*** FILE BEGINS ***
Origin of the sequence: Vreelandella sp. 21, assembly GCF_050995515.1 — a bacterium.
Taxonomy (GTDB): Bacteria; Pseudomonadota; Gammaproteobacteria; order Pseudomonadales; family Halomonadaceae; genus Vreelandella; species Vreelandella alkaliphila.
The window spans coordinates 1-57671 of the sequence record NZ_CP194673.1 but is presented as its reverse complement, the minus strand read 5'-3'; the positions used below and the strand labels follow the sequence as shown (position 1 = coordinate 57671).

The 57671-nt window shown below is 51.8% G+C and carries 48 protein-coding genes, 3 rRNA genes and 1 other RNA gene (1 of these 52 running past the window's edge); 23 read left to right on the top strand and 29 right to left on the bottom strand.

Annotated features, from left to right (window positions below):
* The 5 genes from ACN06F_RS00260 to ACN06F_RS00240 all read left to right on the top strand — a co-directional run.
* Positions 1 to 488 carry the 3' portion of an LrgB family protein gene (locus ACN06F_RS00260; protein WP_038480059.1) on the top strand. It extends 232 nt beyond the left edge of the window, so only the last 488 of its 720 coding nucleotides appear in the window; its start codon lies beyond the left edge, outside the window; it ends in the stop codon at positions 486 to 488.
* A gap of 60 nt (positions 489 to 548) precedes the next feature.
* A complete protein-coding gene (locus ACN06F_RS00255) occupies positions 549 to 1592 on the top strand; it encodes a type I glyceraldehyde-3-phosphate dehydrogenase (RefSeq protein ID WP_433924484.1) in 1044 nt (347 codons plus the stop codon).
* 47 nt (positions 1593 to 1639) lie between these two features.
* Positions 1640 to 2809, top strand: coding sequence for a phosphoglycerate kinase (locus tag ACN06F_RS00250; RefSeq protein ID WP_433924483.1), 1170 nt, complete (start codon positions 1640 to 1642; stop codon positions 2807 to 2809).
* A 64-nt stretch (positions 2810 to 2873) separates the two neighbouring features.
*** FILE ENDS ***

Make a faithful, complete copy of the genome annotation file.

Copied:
Origin of the sequence: Vreelandella sp. 21, assembly GCF_050995515.1 — a bacterium.
Taxonomy (GTDB): Bacteria; Pseudomonadota; Gammaproteobacteria; order Pseudomonadales; family Halomonadaceae; genus Vreelandella; species Vreelandella alkaliphila.
The window spans coordinates 1-57671 of the sequence record NZ_CP194673.1 but is presented as its reverse complement, the minus strand read 5'-3'; the positions used below and the strand labels follow the sequence as shown (position 1 = coordinate 57671).

The 57671-nt window shown below is 51.8% G+C and carries 48 protein-coding genes, 3 rRNA genes and 1 other RNA gene (1 of these 52 running past the window's edge); 23 read left to right on the top strand and 29 right to left on the bottom strand.

Annotated features, from left to right (window positions below):
* The 5 genes from ACN06F_RS00260 to ACN06F_RS00240 all read left to right on the top strand — a co-directional run.
* Positions 1 to 488 carry the 3' portion of an LrgB family protein gene (locus ACN06F_RS00260; protein WP_038480059.1) on the top strand. It extends 232 nt beyond the left edge of the window, so only the last 488 of its 720 coding nucleotides appear in the window; its start codon lies beyond the left edge, outside the window; it ends in the stop codon at positions 486 to 488.
* A gap of 60 nt (positions 489 to 548) precedes the next feature.
* A complete protein-coding gene (locus ACN06F_RS00255) occupies positions 549 to 1592 on the top strand; it encodes a type I glyceraldehyde-3-phosphate dehydrogenase (RefSeq protein ID WP_433924484.1) in 1044 nt (347 codons plus the stop codon).
* 47 nt (positions 1593 to 1639) lie between these two features.
* Positions 1640 to 2809, top strand: coding sequence for a phosphoglycerate kinase (locus tag ACN06F_RS00250; RefSeq protein ID WP_433924483.1), 1170 nt, complete (start codon positions 1640 to 1642; stop codon positions 2807 to 2809).
* A 64-nt stretch (positions 2810 to 2873) separates the two neighbouring features.